Key Stage 3 History: Survivors of the English Civil War

Teacher's notes

Key Stage 3
British History 1509 to 1745
Using Civil War Petitions for teaching Key Stage 3 History
Lesson plan
Lesson Plan
Film Quiz handout The County Court handout The County Court (learning from home) handout Pop the Petition handout

The English Civil War broke out in 1642 between the supporters of King Charles I and Parliament. Before the war, they had argued over religious policy, foreign policy and taxation. Charles had even tried to rule without Parliament between 1629 and 1640.

In 1646, King Charles I was forced to surrender and he gave himself up to the Scottish army at Southwell in Nottinghamshire. This was an attempt to secure a deal, but the Scots handed the King over to Parliament in exchange for money that was owed to their soldiers. The King was imprisoned. Whilst apparently negotiating a settlement, he engineered a Second Civil War. Some Parliamentarians felt it was impossible to make peace with the King. He was tried and executed for treason in 1649.

The period between 1649 and 1660 is known as the Interregnum. The country was a republic which means it had no king. However, from 1653 until his death in 1658, Oliver Cromwell ruled England as Lord Protector. He was succeeded by his son Richard. Richard was removed from power by the army after six months. Following a period of confusion, Charles I’s son was invited to return to England as King in 1660. He was known as King Charles II. The return of the King was called the Restoration.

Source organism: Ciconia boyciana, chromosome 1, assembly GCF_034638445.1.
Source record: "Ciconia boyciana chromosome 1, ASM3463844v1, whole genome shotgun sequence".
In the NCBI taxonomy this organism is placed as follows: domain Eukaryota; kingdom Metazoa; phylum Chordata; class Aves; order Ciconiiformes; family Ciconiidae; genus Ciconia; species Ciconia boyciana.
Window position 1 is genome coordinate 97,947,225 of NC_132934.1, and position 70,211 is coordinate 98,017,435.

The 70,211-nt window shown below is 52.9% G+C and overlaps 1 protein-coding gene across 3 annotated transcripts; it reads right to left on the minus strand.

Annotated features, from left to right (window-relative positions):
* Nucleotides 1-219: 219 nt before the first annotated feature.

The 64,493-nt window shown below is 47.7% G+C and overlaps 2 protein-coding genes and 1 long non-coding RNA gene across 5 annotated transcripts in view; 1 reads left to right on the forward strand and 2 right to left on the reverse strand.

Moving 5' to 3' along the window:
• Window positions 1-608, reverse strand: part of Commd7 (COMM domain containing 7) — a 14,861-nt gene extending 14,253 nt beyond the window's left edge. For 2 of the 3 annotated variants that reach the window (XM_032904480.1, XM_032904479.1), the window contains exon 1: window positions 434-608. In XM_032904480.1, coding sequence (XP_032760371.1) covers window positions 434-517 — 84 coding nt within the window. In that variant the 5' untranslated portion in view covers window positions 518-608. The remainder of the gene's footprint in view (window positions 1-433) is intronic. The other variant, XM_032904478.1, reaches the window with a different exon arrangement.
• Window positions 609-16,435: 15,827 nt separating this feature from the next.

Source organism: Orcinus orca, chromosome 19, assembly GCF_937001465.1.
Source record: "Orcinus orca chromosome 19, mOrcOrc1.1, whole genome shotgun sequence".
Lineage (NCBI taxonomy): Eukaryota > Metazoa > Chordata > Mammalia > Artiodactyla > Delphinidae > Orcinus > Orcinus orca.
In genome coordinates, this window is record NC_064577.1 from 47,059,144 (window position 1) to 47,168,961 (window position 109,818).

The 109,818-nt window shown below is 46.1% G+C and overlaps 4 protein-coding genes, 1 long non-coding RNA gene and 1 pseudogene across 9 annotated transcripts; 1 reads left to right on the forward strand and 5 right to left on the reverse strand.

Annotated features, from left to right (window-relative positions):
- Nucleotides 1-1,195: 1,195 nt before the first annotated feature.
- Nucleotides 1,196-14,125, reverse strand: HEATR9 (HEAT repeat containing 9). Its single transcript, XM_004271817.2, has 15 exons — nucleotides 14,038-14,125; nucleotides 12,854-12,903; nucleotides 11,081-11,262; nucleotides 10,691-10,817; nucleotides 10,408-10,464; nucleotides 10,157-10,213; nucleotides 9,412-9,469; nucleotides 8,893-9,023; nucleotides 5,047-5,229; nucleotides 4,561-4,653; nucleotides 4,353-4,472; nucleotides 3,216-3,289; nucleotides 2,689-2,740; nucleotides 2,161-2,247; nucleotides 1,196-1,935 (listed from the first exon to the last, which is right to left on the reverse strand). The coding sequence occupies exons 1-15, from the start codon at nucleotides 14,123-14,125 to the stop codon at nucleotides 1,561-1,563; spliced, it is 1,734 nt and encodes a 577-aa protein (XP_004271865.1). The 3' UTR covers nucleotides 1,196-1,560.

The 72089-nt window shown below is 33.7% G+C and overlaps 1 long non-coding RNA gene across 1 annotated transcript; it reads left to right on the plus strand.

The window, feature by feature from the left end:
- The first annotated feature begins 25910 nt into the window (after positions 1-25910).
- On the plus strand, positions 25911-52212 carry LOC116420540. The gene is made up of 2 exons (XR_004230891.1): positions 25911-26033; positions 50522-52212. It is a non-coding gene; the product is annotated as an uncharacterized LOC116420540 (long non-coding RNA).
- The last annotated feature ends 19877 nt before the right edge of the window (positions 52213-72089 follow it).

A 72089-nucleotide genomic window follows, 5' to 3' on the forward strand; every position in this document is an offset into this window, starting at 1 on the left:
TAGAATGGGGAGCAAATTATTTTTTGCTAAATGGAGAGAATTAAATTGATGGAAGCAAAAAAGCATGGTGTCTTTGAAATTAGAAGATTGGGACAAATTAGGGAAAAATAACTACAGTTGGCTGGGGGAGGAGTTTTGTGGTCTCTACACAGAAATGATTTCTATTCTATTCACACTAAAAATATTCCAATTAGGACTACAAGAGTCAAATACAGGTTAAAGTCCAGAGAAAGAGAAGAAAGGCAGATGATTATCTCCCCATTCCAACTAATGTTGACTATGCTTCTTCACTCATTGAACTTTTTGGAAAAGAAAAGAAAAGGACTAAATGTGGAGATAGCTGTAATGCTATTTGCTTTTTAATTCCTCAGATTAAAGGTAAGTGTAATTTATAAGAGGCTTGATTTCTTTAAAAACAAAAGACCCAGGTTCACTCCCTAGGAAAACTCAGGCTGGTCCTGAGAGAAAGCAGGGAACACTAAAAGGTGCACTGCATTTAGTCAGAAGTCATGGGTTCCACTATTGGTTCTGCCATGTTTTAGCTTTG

Click on the pictures below and complete the activities (includes learning from home options)

Interested in Finding out more?

Explore more on the Civil War Petitions website. Look for a petition that interests you. You could choose a petition that has a gory wound or is from a person who lived near you. You might even find a petitioner who shares your name! Was the petition successful? Can you identify any of the strategies in this petition that match the successful strategies you learned about in the lessons? Use the buttons below to access the Civil War Petitions website. Visiting the National Civil War Centre in Newark is a great way to learn more about the Civil War. A trip to the National Civil War Centre can include a re-enactment of the trial of Charles I. Don't worry, if you can't travel there - digital versions of this trip are  available for schools who are unable to travel. Find out more details below.

Find out more

Click on the buttons below to access the Civil War Petitions website and discover what's available at the National Civil War Centre